Wilcken talked about how he didn’t want to be told what to do when he was a teenager, and didn’t want to be responsible for the consequences of his actions.

“And it was this downward spiral where I would make a mistake and lose everything, be angry and frustrated because I had lost everything, blame everyone else and then continue on down even darker paths and do even more outlandish, compulsive and sometimes crazy things,” he said.

Things only got worse once drugs were brought into the picture.

Wilcken said between his parents and grandparents, “I was raised by absolute giants.” That’s why it’s difficult for him when he speaks to youth groups and is asked what he would have done differently or who he would have listened to, to answer that question.

“It’s just such a difficult thing to imagine what it takes for someone who’s not listening to anybody, who would they listen to? Who would I have listened to? And all I know is I didn’t listen to some very amazing, very incredible people who did their best to try and help me at that time,” he told the parole board.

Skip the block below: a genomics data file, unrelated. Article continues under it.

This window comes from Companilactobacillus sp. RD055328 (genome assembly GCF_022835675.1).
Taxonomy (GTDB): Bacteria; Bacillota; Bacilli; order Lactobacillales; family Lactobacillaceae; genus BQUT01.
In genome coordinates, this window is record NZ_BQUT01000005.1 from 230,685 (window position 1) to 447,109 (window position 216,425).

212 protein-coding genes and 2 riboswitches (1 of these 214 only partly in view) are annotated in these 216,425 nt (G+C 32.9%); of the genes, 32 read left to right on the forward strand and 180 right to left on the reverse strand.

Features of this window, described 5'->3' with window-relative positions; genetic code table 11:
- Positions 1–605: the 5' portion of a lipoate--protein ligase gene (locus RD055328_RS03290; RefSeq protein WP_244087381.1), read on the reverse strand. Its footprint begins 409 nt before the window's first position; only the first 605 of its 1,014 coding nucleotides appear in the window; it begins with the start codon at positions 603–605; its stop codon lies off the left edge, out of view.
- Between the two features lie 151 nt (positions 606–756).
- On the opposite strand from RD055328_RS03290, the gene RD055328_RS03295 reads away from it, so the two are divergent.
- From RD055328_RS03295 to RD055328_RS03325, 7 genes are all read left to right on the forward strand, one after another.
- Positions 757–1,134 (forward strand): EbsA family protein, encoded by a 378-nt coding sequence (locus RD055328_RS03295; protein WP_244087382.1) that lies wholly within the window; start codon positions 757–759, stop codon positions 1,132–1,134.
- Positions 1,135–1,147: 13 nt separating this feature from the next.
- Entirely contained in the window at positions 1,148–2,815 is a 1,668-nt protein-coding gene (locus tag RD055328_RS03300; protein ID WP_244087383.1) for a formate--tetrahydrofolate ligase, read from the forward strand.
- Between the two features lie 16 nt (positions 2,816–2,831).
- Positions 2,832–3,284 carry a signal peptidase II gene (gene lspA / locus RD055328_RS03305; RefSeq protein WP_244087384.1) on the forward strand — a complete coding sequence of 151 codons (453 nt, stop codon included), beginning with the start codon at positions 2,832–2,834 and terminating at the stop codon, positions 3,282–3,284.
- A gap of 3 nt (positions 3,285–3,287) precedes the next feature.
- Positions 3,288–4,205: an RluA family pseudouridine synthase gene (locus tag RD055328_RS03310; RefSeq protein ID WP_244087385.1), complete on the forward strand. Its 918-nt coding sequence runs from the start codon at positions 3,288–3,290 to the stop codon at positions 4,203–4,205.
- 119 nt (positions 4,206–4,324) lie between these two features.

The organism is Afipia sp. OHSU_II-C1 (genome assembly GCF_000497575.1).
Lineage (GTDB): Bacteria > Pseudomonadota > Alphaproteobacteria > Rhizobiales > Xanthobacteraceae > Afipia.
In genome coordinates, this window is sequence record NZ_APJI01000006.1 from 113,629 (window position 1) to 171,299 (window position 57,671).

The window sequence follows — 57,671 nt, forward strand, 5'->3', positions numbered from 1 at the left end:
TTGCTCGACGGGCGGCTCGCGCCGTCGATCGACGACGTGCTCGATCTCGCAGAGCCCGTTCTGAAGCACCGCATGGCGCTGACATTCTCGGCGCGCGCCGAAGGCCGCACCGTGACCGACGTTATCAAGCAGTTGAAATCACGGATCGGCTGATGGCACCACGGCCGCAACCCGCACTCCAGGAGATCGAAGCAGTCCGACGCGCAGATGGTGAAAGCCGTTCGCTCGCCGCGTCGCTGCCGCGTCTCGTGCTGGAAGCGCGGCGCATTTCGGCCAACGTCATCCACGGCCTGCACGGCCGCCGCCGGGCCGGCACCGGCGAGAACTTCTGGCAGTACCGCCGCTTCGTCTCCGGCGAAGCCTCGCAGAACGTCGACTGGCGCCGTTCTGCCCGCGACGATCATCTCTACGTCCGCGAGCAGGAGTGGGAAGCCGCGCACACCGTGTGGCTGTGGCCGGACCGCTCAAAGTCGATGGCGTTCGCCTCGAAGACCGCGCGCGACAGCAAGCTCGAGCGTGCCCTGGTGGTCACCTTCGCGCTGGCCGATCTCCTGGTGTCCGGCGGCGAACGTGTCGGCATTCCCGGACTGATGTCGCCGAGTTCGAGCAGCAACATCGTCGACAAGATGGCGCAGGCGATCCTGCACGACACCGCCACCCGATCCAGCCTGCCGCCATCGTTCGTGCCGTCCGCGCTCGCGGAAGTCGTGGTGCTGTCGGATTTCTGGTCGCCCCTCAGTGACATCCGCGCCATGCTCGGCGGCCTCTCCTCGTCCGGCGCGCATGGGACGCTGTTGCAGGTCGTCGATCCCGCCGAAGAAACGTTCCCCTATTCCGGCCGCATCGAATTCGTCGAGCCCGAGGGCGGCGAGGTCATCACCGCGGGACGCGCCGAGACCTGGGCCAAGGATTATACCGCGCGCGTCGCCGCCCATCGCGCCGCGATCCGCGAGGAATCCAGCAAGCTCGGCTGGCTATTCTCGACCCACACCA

“I’d like to think this wasn’t inevitable. I’d like to think I could have been anything. I could have been successful. I could have went with all my peers and done the right thing and served in the military or been successful the way my parents wanted me to be successful by serving a mission or any of the things I wanted to do. I’d like to think my downfall wasn’t inevitable.”

But Wilcken said he got to a point where he felt like he couldn’t function without meth.

Boggs’ husband sold drugs from his trailer, he said. Whenever Wilcken would go there to purchase drugs, he said he would look around at all the items the man had.

“I think a big part of me wanted that for myself and was willing to take it in a way that was absolutely heinous and evil,” Wilcken said. “I think I just wanted to have what he had. I think I was just selfish enough, and dark enough, and dangerous enough to take it.”

That’s when he said he and Beatty came up with the plan to rob Boggs.

But Wilcken claimed he was a big talker at that time. And while he tried to convince Beatty, then 17, that they could become “big drug dealers” in Cedar City and “we could go from being losers to being ’The Man,’ or whatever crazy fantasies we had,” he had second thoughts in the days leading up to the robbery.